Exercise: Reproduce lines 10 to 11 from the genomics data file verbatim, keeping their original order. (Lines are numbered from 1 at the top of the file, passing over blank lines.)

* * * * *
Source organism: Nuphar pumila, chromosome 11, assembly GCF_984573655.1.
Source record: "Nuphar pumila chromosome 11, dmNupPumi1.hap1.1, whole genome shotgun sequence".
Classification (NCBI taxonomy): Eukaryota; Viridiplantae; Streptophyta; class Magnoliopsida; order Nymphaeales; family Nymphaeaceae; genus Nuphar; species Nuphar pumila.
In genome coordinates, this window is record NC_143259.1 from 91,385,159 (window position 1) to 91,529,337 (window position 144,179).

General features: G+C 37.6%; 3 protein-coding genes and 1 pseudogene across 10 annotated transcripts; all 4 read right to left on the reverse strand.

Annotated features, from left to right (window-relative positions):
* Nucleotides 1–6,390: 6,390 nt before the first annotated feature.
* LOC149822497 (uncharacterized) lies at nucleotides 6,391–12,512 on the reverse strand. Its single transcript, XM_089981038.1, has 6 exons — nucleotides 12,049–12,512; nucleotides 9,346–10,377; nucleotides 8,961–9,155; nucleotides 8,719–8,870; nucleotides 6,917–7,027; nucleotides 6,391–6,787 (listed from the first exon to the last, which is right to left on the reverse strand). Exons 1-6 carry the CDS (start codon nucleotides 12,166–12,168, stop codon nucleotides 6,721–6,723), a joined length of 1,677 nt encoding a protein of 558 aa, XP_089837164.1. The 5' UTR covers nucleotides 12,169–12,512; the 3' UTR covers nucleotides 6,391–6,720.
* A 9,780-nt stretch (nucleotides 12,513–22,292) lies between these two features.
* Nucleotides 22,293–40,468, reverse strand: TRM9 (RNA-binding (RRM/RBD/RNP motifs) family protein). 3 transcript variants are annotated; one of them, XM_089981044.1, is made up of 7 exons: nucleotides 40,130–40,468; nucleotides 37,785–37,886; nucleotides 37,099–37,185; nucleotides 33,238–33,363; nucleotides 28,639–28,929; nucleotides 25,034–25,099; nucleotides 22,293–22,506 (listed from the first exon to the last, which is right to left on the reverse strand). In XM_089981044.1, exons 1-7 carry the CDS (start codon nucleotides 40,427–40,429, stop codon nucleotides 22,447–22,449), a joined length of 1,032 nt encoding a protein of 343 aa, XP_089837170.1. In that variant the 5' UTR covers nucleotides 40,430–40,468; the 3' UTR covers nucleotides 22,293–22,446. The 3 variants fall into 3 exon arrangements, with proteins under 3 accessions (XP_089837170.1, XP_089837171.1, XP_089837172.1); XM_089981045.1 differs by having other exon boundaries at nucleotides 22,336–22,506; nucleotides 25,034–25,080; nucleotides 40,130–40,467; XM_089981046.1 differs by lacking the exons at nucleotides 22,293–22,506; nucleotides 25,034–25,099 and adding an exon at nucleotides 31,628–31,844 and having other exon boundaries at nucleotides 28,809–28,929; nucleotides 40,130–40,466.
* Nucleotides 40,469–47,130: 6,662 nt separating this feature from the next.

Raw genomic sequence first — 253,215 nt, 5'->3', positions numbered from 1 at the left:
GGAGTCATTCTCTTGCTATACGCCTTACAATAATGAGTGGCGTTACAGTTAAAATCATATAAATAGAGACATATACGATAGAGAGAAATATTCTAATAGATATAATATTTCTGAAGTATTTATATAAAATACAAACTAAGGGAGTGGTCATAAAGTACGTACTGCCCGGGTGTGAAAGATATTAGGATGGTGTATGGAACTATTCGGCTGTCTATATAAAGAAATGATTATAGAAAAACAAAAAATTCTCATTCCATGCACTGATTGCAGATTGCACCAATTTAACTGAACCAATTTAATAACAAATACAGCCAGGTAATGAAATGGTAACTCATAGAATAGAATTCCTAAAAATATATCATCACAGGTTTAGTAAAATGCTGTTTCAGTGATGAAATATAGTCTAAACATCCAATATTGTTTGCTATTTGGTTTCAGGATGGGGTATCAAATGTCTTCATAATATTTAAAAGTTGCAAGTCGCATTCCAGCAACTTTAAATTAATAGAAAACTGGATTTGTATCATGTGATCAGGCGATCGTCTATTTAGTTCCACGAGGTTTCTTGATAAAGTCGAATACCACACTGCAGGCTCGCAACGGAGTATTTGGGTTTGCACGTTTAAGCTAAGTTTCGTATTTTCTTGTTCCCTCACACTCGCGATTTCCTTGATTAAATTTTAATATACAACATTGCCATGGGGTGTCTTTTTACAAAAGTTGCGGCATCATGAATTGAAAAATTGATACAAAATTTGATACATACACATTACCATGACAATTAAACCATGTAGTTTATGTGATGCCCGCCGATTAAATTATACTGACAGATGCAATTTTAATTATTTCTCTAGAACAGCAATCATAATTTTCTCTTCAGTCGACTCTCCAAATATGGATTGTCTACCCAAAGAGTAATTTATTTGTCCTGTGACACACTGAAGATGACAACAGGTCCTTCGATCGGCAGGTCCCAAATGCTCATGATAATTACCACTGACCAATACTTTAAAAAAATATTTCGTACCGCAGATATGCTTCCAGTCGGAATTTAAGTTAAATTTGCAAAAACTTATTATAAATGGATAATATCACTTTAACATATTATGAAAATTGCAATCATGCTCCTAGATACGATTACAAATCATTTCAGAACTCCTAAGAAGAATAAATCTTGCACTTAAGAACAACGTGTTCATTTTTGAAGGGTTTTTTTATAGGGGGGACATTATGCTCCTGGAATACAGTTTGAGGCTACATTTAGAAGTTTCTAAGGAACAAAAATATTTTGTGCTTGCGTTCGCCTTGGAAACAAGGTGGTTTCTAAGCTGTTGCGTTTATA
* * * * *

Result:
* Nucleotides 22,293–40,468, reverse strand: TRM9 (RNA-binding (RRM/RBD/RNP motifs) family protein). 3 transcript variants are annotated; one of them, XM_089981044.1, is made up of 7 exons: nucleotides 40,130–40,468; nucleotides 37,785–37,886; nucleotides 37,099–37,185; nucleotides 33,238–33,363; nucleotides 28,639–28,929; nucleotides 25,034–25,099; nucleotides 22,293–22,506 (listed from the first exon to the last, which is right to left on the reverse strand). In XM_089981044.1, exons 1-7 carry the CDS (start codon nucleotides 40,427–40,429, stop codon nucleotides 22,447–22,449), a joined length of 1,032 nt encoding a protein of 343 aa, XP_089837170.1. In that variant the 5' UTR covers nucleotides 40,430–40,468; the 3' UTR covers nucleotides 22,293–22,446. The 3 variants fall into 3 exon arrangements, with proteins under 3 accessions (XP_089837170.1, XP_089837171.1, XP_089837172.1); XM_089981045.1 differs by having other exon boundaries at nucleotides 22,336–22,506; nucleotides 25,034–25,080; nucleotides 40,130–40,467; XM_089981046.1 differs by lacking the exons at nucleotides 22,293–22,506; nucleotides 25,034–25,099 and adding an exon at nucleotides 31,628–31,844 and having other exon boundaries at nucleotides 28,809–28,929; nucleotides 40,130–40,466.
* Nucleotides 40,469–47,130: 6,662 nt separating this feature from the next.